Skidaway Institute to research effects of 2010 Gulf oil spill - WTOC-TV: Savannah, Beaufort, SC, News, Weather & Sports

Skidaway Institute to research effects of Gulf oil spill

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The Deepwater Horizon oil spill viewed from space. (Source: Skidaway Institute & NASA) The Deepwater Horizon oil spill viewed from space. (Source: Skidaway Institute & NASA)

The Skidaway Institute of Oceanography will be studying the effects of the 2010 Deepwater Horizon oil spill in the Gulf of Mexico on blue crabs and grass shrimp. 

The research project will run through 2013. Researchers are looking at two forms of oil - emulsified oil and oil treated with dispersants.  

Emulsified oil is a thick, oil-water mixture produced by wave turbulence, according to the Skidaway Institute.

During the Deepwater Horizon spill, chemical dispersants were used on the surface of the Gulf of Mexico to disperse the oil. It causes the oil to break down into micro-droplets, and dispersed oil forms a underwater plume that can extend for miles, according to the Skidaway Institute.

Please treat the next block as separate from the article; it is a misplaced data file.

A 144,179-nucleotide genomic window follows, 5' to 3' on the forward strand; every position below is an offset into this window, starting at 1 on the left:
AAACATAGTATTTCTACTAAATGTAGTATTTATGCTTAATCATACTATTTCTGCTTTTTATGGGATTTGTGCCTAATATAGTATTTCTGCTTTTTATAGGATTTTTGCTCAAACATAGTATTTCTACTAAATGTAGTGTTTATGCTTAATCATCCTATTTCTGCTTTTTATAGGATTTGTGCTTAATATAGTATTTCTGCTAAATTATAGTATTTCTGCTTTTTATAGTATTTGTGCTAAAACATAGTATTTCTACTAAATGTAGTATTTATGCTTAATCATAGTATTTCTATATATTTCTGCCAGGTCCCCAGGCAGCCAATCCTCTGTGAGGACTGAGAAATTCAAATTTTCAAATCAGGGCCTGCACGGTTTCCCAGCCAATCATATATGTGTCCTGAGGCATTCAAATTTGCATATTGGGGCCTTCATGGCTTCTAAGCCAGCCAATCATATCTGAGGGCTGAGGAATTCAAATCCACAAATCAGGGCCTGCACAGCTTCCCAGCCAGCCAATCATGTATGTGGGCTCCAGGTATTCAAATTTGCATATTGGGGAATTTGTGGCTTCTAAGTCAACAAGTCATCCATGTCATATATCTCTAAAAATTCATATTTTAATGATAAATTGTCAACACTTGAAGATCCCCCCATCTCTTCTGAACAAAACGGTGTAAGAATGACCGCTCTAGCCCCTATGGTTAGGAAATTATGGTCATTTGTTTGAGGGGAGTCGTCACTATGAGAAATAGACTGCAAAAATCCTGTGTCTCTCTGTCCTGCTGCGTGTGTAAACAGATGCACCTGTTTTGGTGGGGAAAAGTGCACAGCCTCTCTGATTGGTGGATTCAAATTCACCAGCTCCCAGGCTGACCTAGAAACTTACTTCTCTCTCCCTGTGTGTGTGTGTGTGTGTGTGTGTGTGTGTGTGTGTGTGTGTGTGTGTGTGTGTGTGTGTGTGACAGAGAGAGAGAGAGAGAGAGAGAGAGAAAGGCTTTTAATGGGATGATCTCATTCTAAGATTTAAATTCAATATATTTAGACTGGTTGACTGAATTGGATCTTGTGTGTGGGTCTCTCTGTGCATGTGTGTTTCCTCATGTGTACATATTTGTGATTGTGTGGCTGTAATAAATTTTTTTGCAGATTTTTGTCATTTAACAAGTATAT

Skidaway Institute professor Richard Lee, the chief scientist on the project, and his team will be exposing blue crabs and grass shrimp to emulsified oil and will add dispersed oil droplets to tanks with crabs and shrimp embryos to see how dispersed or emulsified oil affects how they grow.  

The study is funded by a $500,000 grant from the Environmental Protection Agency.

Lee is working with research associate Karrie Bulski at Skidaway Institute. Other team members include: Sook Chung from the institute of Marine and Environmental Technology at the University of Maryland; and Harriet Perry and Christopher Snyder from the University of Southern Mississippi's Gulf Coast Research Laboratory.

Tissues samples of the shrimp and crab's endocrine organs will be sent to Anna Walker, a researcher at the Mercer University School of Medicine, who will look at physiological or pathological changes, according to the institute.

Another major part of the project will be to explain the results of the study to the public, especially the fishermen whose livelihood depends on a healthy marine ecosystem, according to the Skidaway Institute.  

Part of the grant $80,000 will go toward establishment and implementation of a Community Outreach for Accurate Science Translation teams in four communities along the north central Gulf of Mexico coast to present and explain the research results to the public.

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